The figure on the left shows a synthesized elliptical mask illuminated from behind which is where we see it here. The light source is conical and is adjusted so that it shines directly through the center of the shadow mask forming an elliptical beam. The two figures to the right are seen from the front side. These two shadow masks form a 30x60 Degree Pattern and a 10x90 Degree Pattern respectively. These two elliptical Illuminating Projectors are 100 meters from the virtual 400 x 400 meter curtain. Notice the tiny spot in the center of each elliptical pattern, these are each a virtual microwave projector.
Description of the projectors
Close-up of the 30x60 Degree Pattern Virtual Projector. By placing a point source light behind an elliptical hole in a membrane, a virtual projector illustrates the illumination pattern of a typical microwave horn. If the elliptical hole has a ratio of 2 wide and 1 high, placed at the proper distance from the imaginary center of the hole, a reasonable illumination simulator may be used to demonstrate a viable Doppler illumination pattern.
30x60 Degree Pattern 50x100 meters The virtual projector produces a + and - 30 degree spot along the horizontal axis of the projector, the typical illumination pattern of a microwave horn.
10x90 Degree Pattern 20x170 meters with a ratio of 1 high by 9 wide (more desirable). The virtual projector produces a + and - 45 degree spot along the horizontal axis of the projector.
30x60 Degree Pattern. The elliptically shaped beam leaves the virtual projector as an illumination beam 30 degrees vertical (50 meters) and 60 degrees horizontal (100 meters) as measured from the point source illuminator. Notice the small gray spot near the center of the elliptical light patch. This is the simulated 6-foot human in Figure 12 standing in front of a simulated curtain that is 400 meters by 400 meters perpendicular to the axis of the illuminator. Notice the virtual projector in the foreground with the glow of the illuminator emanating toward the curtain. Again, the virtual projector is 100 meters from the curtain. This relates the size and scale of the distances described.
10x90 Degree Pattern. The elliptically shaped beam emanates from the virtual projector as an illumination beam 10 degrees high and 90 degrees wide as measured from the point source illuminator. This pattern is not typical of off-the-shelf microwave feed horns. The pattern is almost twice as wide as a typical 30x60 pattern yet more than doubles the beam intensity along the horizontal axis and doubles its effective range. This allows better coverage of the area of interest from the typical 30x60 Pattern feed horn and also limits clutter.
MIR/TM-UWB 50 meter radius Spherical Pattern. (Micro-power
Impulse Radar (MIR) and/or Time modulated Ultra Wideband (TM-UWB)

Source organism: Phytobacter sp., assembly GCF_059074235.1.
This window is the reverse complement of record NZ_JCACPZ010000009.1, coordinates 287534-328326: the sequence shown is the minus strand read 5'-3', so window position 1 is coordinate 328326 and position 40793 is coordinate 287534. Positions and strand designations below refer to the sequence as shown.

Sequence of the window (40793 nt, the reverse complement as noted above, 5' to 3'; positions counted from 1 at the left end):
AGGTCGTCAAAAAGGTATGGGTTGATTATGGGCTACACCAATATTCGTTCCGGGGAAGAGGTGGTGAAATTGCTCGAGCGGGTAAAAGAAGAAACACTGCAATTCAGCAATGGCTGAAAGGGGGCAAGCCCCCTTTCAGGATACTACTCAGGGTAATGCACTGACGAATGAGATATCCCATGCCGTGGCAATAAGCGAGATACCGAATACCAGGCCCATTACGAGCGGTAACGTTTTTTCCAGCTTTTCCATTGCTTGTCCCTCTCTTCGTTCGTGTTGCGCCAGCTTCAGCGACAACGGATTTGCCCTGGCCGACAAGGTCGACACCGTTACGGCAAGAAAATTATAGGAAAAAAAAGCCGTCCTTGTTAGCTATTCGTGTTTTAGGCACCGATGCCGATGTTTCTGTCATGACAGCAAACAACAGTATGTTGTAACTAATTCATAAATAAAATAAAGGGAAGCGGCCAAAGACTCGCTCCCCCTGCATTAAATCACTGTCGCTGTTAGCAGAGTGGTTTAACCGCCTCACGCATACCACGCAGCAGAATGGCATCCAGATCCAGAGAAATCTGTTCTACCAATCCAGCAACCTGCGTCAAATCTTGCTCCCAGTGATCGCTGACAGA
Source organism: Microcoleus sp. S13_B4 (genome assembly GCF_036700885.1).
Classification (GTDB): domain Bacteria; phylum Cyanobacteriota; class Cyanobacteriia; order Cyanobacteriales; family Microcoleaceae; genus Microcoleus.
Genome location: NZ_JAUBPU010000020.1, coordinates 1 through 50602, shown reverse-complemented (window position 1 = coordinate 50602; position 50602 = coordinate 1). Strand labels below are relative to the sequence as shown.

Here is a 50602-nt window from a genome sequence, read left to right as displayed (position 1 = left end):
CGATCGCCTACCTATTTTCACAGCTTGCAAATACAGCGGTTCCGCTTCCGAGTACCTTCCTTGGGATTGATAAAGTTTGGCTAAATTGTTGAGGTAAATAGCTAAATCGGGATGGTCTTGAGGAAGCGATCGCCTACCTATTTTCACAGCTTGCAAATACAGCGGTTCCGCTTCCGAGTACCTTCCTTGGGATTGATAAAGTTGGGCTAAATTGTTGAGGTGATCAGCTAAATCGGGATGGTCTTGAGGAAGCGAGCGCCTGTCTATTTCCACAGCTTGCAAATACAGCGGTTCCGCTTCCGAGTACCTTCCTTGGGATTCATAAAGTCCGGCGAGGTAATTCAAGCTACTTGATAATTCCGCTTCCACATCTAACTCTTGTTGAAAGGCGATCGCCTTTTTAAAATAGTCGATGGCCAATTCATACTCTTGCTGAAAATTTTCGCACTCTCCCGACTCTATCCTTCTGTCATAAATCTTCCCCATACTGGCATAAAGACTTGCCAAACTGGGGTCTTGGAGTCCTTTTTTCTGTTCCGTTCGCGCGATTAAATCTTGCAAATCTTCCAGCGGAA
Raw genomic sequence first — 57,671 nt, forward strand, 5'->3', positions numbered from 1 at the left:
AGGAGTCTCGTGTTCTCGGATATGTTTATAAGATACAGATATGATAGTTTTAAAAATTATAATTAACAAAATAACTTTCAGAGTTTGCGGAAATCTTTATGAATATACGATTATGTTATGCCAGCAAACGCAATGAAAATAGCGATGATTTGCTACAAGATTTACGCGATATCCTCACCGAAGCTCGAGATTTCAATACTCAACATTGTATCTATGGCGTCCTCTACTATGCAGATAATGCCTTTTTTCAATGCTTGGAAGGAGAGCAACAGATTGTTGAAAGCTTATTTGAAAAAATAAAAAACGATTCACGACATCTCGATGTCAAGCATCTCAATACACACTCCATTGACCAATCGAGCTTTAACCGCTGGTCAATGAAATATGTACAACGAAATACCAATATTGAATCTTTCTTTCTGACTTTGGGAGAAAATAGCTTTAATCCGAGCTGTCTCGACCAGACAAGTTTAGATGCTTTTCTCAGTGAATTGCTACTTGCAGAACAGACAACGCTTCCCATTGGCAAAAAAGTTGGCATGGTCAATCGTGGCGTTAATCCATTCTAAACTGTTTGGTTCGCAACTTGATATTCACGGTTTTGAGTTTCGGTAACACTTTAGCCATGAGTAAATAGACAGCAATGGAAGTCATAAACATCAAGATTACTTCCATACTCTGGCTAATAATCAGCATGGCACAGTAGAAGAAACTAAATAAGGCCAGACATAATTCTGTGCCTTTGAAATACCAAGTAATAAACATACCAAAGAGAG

The down side of MIR/TM-UWBs. MIR/TM-UWBs seem to be the natural choice for 3D imaging but current COTS (Commercial-Off-The-Shelf) MIR/TM-UWBs have very limited range rendering them inappropriate for this proposal without further investigation. Limited range is intentional, for precise imaging with resolutions in unit inches required to detect humans. It may be possible to create a custom MIR/TM-UWB to be effective at the illustrated distance of 100 meters and beyond but the author has not discovered a working commercial unit that specifies this capability without cumbersome, massive, and awkward apparatus as indicated in the significant Patents. This effective distance would be seriously impeded by buildings indicating the need for even higher output power. MIRs exhibit a limitation, not because of their semiconductors but from the laws of physics, as follows. Resolution and distance are inversely proportional. The lower spatial resolution is caused by longer time between return of transmitted pulses. To image human subjects at 100 meters would take very high-precision measurement of the return pulses. This would make the impulse detection scheme very vulnerable to multipath problems. Many Patents have evolved addressing this problem in a vain attempt to overcome this deficiency in impulse radar. Many different schemes have been demonstrated, array antennae, multiple transmitters, array receivers, 3 dimensional processing (reflectograms), orientation reflectors; all have significant drawbacks for RSTA (Reconnaissance, Surveillance and Target Acquisition ) compared to Doppler radar.
2x2 Degree Pattern. By placing a 10.525 GHz DIR (Doppler
Illuminating Radar ) in a fourteen inch Direct Broadcast Satellite offset dish or
by using a 35.5 GHZ Gunnplexer where no dish is
required, a spot beam illuminator is formed. This allows the user to illuminate
highly selective distant areas like through doorways, through windows, long
straight streets, long straight roads, highway intersections, tar macadam,
single vehicles or aircraft, and along fence lines.
Simulated subject illuminated by 2x2 Degree beam. At 100 meters, the 2 degree beam is seen as the bright area in the middle of the image. However, radiation spills outside the 2 degree arc. This is seen as the glow around the bright patch. The grass is illuminated in the foreground. By focusing the beam with a dish, the effective range is multiplied from 30 to 500 times, depending on the size of the dish, at the sacrifice of wide area horizontal coverage. It is typical to detect people walking using a 10 milliwatt illuminator at 500 meters.